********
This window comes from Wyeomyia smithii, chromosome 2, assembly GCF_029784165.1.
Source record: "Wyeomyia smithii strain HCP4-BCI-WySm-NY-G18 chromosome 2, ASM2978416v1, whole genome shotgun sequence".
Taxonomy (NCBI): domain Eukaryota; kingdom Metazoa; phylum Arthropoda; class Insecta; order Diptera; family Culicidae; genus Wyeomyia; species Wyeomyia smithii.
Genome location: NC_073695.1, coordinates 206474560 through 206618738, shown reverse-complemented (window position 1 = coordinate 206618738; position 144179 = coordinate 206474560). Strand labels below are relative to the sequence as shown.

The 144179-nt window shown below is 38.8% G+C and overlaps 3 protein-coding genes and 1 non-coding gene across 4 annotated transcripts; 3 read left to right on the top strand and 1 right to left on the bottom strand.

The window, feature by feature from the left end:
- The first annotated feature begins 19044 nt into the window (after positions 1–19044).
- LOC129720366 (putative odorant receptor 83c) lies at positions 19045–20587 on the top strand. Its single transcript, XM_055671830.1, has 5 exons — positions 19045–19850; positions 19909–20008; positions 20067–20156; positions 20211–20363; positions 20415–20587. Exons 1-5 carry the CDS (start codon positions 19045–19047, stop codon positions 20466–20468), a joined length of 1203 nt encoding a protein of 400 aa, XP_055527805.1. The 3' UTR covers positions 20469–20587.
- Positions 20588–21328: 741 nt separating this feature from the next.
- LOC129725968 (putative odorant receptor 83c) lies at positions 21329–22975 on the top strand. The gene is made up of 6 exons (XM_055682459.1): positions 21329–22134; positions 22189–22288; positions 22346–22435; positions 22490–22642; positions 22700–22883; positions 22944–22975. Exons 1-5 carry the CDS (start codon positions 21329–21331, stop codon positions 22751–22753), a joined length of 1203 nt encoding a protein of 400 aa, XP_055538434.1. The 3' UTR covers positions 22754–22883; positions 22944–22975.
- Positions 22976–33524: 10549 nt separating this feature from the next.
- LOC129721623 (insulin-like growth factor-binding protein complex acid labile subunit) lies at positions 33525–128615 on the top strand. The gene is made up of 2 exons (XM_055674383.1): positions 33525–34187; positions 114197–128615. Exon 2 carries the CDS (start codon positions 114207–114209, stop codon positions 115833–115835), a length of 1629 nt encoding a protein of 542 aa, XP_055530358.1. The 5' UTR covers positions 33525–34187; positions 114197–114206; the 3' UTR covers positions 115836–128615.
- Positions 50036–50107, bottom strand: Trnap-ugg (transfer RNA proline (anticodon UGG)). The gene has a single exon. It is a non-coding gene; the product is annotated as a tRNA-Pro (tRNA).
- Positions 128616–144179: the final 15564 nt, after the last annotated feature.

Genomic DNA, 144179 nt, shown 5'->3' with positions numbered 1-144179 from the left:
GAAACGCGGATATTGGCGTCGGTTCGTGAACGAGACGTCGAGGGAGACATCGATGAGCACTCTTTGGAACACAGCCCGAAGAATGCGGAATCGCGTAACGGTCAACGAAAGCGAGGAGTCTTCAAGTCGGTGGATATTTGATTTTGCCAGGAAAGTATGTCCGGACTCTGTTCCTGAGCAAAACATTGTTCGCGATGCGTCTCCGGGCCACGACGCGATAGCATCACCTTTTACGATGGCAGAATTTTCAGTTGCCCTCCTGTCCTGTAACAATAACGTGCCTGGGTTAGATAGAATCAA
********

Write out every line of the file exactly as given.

This window comes from Wyeomyia smithii, chromosome 2, assembly GCF_029784165.1.
Source record: "Wyeomyia smithii strain HCP4-BCI-WySm-NY-G18 chromosome 2, ASM2978416v1, whole genome shotgun sequence".
Taxonomy (NCBI): domain Eukaryota; kingdom Metazoa; phylum Arthropoda; class Insecta; order Diptera; family Culicidae; genus Wyeomyia; species Wyeomyia smithii.
Genome location: NC_073695.1, coordinates 206474560 through 206618738, shown reverse-complemented (window position 1 = coordinate 206618738; position 144179 = coordinate 206474560). Strand labels below are relative to the sequence as shown.

The 144179-nt window shown below is 38.8% G+C and overlaps 3 protein-coding genes and 1 non-coding gene across 4 annotated transcripts; 3 read left to right on the top strand and 1 right to left on the bottom strand.

The window, feature by feature from the left end:
- The first annotated feature begins 19044 nt into the window (after positions 1–19044).
- LOC129720366 (putative odorant receptor 83c) lies at positions 19045–20587 on the top strand. Its single transcript, XM_055671830.1, has 5 exons — positions 19045–19850; positions 19909–20008; positions 20067–20156; positions 20211–20363; positions 20415–20587. Exons 1-5 carry the CDS (start codon positions 19045–19047, stop codon positions 20466–20468), a joined length of 1203 nt encoding a protein of 400 aa, XP_055527805.1. The 3' UTR covers positions 20469–20587.
- Positions 20588–21328: 741 nt separating this feature from the next.
- LOC129725968 (putative odorant receptor 83c) lies at positions 21329–22975 on the top strand. The gene is made up of 6 exons (XM_055682459.1): positions 21329–22134; positions 22189–22288; positions 22346–22435; positions 22490–22642; positions 22700–22883; positions 22944–22975. Exons 1-5 carry the CDS (start codon positions 21329–21331, stop codon positions 22751–22753), a joined length of 1203 nt encoding a protein of 400 aa, XP_055538434.1. The 3' UTR covers positions 22754–22883; positions 22944–22975.
- Positions 22976–33524: 10549 nt separating this feature from the next.
- LOC129721623 (insulin-like growth factor-binding protein complex acid labile subunit) lies at positions 33525–128615 on the top strand. The gene is made up of 2 exons (XM_055674383.1): positions 33525–34187; positions 114197–128615. Exon 2 carries the CDS (start codon positions 114207–114209, stop codon positions 115833–115835), a length of 1629 nt encoding a protein of 542 aa, XP_055530358.1. The 5' UTR covers positions 33525–34187; positions 114197–114206; the 3' UTR covers positions 115836–128615.
- Positions 50036–50107, bottom strand: Trnap-ugg (transfer RNA proline (anticodon UGG)). The gene has a single exon. It is a non-coding gene; the product is annotated as a tRNA-Pro (tRNA).
- Positions 128616–144179: the final 15564 nt, after the last annotated feature.

Genomic DNA, 144179 nt, shown 5'->3' with positions numbered 1-144179 from the left:
GAAACGCGGATATTGGCGTCGGTTCGTGAACGAGACGTCGAGGGAGACATCGATGAGCACTCTTTGGAACACAGCCCGAAGAATGCGGAATCGCGTAACGGTCAACGAAAGCGAGGAGTCTTCAAGTCGGTGGATATTTGATTTTGCCAGGAAAGTATGTCCGGACTCTGTTCCTGAGCAAAACATTGTTCGCGATGCGTCTCCGGGCCACGACGCGATAGCATCACCTTTTACGATGGCAGAATTTTCAGTTGCCCTCCTGTCCTGTAACAATAACGTGCCTGGGTTAGATAGAATCAA